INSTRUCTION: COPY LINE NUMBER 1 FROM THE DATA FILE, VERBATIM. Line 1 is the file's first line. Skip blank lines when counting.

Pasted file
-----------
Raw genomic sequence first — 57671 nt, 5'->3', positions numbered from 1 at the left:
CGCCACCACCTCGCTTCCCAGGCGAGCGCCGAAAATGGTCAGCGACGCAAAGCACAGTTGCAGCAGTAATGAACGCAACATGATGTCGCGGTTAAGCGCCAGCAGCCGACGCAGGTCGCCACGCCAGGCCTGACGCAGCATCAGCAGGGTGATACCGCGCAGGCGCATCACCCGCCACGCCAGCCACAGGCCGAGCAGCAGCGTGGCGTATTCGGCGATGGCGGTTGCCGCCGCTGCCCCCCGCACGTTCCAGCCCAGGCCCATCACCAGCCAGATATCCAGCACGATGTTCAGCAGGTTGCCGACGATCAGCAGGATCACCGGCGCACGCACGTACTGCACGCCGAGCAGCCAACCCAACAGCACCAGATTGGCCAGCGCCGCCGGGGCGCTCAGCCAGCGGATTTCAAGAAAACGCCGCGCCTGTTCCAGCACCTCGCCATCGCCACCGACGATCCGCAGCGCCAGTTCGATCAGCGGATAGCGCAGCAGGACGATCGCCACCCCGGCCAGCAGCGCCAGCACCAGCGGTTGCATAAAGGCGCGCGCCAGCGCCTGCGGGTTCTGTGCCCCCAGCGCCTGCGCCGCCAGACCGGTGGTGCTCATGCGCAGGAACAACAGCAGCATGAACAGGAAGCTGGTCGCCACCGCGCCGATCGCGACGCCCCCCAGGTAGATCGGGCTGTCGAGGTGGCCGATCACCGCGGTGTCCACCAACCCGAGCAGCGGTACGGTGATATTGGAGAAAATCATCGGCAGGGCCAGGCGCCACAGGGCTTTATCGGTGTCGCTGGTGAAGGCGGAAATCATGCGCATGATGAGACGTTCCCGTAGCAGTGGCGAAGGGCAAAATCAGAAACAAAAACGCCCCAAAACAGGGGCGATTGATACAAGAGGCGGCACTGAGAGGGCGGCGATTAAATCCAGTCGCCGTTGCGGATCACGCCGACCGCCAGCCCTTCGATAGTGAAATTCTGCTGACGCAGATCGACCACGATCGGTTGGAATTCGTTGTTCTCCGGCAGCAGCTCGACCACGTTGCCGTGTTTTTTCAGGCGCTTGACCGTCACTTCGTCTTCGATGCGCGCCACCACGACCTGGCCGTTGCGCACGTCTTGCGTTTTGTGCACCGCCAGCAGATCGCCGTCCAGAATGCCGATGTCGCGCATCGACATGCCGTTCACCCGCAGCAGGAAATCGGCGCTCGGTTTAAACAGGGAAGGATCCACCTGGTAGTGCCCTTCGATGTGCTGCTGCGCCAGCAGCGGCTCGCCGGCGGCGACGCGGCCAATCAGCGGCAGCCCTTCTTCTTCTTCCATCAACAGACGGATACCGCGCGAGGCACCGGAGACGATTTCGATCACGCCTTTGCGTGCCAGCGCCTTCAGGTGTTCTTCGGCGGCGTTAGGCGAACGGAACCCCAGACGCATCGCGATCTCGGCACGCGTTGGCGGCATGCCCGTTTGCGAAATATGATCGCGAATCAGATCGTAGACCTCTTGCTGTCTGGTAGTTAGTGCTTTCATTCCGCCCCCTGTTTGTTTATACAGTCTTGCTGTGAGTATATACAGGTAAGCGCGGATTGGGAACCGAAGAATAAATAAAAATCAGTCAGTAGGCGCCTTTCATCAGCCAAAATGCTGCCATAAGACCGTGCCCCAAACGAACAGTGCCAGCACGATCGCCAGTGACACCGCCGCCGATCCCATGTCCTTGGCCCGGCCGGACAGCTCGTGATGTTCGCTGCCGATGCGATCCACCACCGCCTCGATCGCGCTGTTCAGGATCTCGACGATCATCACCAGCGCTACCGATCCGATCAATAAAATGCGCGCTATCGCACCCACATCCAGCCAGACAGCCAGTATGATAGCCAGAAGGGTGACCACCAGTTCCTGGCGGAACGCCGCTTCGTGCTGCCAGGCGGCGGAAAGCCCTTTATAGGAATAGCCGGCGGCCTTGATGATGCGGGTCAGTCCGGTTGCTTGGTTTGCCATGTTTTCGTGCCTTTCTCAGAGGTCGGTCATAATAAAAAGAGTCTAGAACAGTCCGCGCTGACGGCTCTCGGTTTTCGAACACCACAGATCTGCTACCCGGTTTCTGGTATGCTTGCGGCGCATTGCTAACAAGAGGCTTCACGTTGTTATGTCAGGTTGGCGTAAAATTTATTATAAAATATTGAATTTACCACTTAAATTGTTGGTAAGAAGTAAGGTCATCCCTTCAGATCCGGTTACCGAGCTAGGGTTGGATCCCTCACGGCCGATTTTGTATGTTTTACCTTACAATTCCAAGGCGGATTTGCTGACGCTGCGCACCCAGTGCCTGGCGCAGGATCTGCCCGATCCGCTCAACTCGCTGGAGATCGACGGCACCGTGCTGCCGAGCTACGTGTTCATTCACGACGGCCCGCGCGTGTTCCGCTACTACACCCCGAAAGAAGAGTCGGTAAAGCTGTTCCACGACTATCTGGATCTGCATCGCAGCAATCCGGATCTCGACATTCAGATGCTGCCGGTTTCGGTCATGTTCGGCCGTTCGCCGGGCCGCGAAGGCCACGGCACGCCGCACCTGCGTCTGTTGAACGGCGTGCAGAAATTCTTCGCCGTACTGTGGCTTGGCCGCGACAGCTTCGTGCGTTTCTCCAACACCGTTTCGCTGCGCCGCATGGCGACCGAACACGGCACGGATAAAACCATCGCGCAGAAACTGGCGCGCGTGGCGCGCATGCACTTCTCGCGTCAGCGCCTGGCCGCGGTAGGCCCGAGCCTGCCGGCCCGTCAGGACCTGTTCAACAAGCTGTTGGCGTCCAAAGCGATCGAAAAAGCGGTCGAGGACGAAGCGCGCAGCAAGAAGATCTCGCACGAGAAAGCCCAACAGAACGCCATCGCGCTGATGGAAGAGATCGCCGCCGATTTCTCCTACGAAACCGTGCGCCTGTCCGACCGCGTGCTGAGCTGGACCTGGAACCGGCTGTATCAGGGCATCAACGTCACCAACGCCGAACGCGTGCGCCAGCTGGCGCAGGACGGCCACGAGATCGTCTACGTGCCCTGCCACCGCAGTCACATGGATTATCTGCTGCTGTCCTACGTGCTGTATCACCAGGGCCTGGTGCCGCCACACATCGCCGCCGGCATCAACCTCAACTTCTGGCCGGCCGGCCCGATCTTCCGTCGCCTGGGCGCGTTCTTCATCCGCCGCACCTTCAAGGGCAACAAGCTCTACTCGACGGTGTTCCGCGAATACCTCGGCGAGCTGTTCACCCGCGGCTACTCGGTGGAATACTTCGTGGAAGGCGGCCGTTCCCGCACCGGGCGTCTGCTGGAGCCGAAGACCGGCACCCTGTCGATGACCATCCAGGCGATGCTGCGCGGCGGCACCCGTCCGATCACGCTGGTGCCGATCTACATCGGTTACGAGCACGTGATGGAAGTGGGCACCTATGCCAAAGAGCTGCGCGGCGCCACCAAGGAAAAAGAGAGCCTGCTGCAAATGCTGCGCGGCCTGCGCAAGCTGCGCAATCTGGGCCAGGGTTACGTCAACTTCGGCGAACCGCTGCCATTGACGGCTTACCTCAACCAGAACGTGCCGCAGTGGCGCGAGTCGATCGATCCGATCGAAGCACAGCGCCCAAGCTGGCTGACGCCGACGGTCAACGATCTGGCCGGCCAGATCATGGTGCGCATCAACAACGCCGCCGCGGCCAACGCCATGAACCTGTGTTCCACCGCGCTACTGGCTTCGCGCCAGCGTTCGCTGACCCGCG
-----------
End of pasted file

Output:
Raw genomic sequence first — 57671 nt, 5'->3', positions numbered from 1 at the left: